This stunning cabinet of curiosities is on display at the National Museum of Wildlife Art in Jackson Hole, Wyoming. Curated by Bronwyn Minton, the exhibition, titled "Wonder Cabinet: A Collection of Curiosities," consists of more than 300 objects from the museum's permanent collection, borrowed from other wunderkammern, and new work created by artists Minton invited to participate. In true cabinet of curiosities form, real specimens and artifacts from natural history are mixed with gaffes, oddities, and mysteries. The show runs until August 31, 2014. Below is another view of the gallery and a detail photo of BB pal Isabel Rucker's contribution, "Aven-Mus Dentatis."
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My friend Joanna Ebenstein of Morbid Anatomy is raising funds to create a new public cabinet of curiosity within a 3-floor, 4,200 square foot building in Brooklyn, New York. (Video pitch below.) Collectors Weekly's Lisa Hix talked to Joanna about her myriad efforts to bring the weird, wonderful, dark, and beautiful into the public eye.
Hidden inside a nondescript freight elevator in a NYC TriBeCa alley lies Museum, a delightful cabinet-of-curiosities drawing from weird collections around the globe. Museum is now open for its second season and includes such items as: "Personal Ephemera from Al Goldstein, The Rocks and Tools from Tom Sach's Mars expedition, Objects Made For Prisoners or by Prisoners in US Prisons, Fake Vomit from Around the World, Tip Jars collected by Jim Walrod, Surf and Turf Potato Chips, and more."
Canadian artist Ian Baxter's "Animal Preserve" series from 1999 featured hundreds of stuffed animals "preserved" in liquid-filled jars neatly organized on shelves. (via FP)
The World Discovery Box looks to be a fantastic starter wunderkammer for kids (and adults)! The cabinet of curiosity is preloaded with rocks, fossils, shells, bugs in lucite, and other natural and scientific wonders, plus plenty of space to add your own oddities. It's available in three sizes, priced from $75 to $289. What a great idea!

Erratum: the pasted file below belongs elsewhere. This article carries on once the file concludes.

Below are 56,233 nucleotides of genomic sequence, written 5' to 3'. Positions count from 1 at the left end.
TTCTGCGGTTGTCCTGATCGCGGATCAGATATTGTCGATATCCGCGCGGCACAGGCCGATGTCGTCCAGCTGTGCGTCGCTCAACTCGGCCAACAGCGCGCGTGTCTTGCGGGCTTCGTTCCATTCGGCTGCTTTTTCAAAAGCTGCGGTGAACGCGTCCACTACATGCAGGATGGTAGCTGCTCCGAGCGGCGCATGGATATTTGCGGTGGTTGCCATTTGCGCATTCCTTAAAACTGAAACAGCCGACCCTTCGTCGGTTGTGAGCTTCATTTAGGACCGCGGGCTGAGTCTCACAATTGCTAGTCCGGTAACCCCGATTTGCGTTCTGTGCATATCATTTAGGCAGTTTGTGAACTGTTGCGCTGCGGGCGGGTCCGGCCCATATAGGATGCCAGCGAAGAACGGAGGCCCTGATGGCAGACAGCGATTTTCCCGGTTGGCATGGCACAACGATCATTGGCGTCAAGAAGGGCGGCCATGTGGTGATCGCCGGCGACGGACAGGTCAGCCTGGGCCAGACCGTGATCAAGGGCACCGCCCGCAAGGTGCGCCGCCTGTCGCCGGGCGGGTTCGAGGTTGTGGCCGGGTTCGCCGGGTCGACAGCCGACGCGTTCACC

Alex in Sydney, Australia collects everything except "glassware & porcelain (unless it holds beer of course)" and he has an enormous shed in which he arranges his many collections "just-so" for best breathtakingness:
* Tools: workshop / garden / unusual tools (rustier the better - de-rusting is a favorite pastime)The man cave to beat all man sheds - collecting wise (Thanks, Uncle Wilco, via Submitterator)
* Oil Cans, oilers, grease guns.
* Still Cameras / Movie Cameras / Slide Projectors / Movie Projectors and related items.
* Breweriana: drink trays, tankards/steins, cork screws, soda siphons, coasters, bottles etc
* Militaria: esp trench art
* Weaponry: faux: guns, swords, spears, jousting lance, mace, battle axe, war hammer etc
* Native Spears n Bows (some real and some faux)
* Maritime: boats, oars, rowlocks, telescopes, ship lights, ship candle holder etc
* Fishing: rods, reels, baskets, hooks, floats, lures, nets, spear-guns etc
* Pirate related (how do you know if you're a pirate? . . . you just argh!)
* Kitchenalia (yes it's sad - but I like anything old - and they're sort of tools?)
- Julian Barnes On His Favorite Wunderkammer - Boing Boing
- The Wunderkammer that is Webb Gallery - Boing Boing
- Pesco's talk from TEDxSoMa: The World as a Wunderkammer - Boing Boing
- Crocheted Wunderkammer - Boing Boing
- Andy Paiko's wunderkammer of glass sculpture - Boing Boing
- Patrick Segui's wunderkammer art - Boing Boing
- Wacko Jacko's wunderkammer for sale - Boing Boing
- Wunderkammer-esque serving trays - Boing Boing